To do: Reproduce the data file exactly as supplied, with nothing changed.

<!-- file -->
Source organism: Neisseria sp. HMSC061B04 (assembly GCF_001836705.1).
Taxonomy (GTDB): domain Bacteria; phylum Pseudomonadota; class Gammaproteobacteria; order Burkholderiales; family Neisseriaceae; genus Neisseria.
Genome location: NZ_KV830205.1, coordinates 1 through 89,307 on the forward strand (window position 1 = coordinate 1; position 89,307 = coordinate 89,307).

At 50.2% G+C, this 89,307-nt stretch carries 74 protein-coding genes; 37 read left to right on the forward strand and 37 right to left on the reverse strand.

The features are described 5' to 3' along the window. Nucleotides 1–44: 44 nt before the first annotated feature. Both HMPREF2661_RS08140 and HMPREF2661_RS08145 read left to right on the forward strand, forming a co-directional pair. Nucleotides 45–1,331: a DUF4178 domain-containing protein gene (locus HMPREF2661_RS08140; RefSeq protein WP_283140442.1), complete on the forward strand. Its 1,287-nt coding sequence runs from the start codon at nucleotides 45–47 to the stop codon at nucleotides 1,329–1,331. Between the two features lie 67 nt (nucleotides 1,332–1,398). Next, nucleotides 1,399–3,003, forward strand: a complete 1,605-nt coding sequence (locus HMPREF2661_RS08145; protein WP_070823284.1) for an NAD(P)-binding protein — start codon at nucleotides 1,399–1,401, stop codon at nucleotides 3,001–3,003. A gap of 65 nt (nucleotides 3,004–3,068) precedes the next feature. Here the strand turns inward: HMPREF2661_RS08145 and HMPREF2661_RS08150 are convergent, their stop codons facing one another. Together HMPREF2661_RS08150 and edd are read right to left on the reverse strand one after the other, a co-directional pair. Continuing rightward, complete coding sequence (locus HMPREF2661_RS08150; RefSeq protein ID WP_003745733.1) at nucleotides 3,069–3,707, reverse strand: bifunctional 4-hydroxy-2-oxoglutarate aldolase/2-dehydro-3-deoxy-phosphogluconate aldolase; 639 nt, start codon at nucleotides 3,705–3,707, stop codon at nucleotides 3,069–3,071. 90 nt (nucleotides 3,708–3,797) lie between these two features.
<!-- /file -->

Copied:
Source organism: Neisseria sp. HMSC061B04 (assembly GCF_001836705.1).
Taxonomy (GTDB): domain Bacteria; phylum Pseudomonadota; class Gammaproteobacteria; order Burkholderiales; family Neisseriaceae; genus Neisseria.
Genome location: NZ_KV830205.1, coordinates 1 through 89,307 on the forward strand (window position 1 = coordinate 1; position 89,307 = coordinate 89,307).

At 50.2% G+C, this 89,307-nt stretch carries 74 protein-coding genes; 37 read left to right on the forward strand and 37 right to left on the reverse strand.

The features are described 5' to 3' along the window. Nucleotides 1–44: 44 nt before the first annotated feature. Both HMPREF2661_RS08140 and HMPREF2661_RS08145 read left to right on the forward strand, forming a co-directional pair. Nucleotides 45–1,331: a DUF4178 domain-containing protein gene (locus HMPREF2661_RS08140; RefSeq protein WP_283140442.1), complete on the forward strand. Its 1,287-nt coding sequence runs from the start codon at nucleotides 45–47 to the stop codon at nucleotides 1,329–1,331. Between the two features lie 67 nt (nucleotides 1,332–1,398). Next, nucleotides 1,399–3,003, forward strand: a complete 1,605-nt coding sequence (locus HMPREF2661_RS08145; protein WP_070823284.1) for an NAD(P)-binding protein — start codon at nucleotides 1,399–1,401, stop codon at nucleotides 3,001–3,003. A gap of 65 nt (nucleotides 3,004–3,068) precedes the next feature. Here the strand turns inward: HMPREF2661_RS08145 and HMPREF2661_RS08150 are convergent, their stop codons facing one another. Together HMPREF2661_RS08150 and edd are read right to left on the reverse strand one after the other, a co-directional pair. Continuing rightward, complete coding sequence (locus HMPREF2661_RS08150; RefSeq protein ID WP_003745733.1) at nucleotides 3,069–3,707, reverse strand: bifunctional 4-hydroxy-2-oxoglutarate aldolase/2-dehydro-3-deoxy-phosphogluconate aldolase; 639 nt, start codon at nucleotides 3,705–3,707, stop codon at nucleotides 3,069–3,071. 90 nt (nucleotides 3,708–3,797) lie between these two features.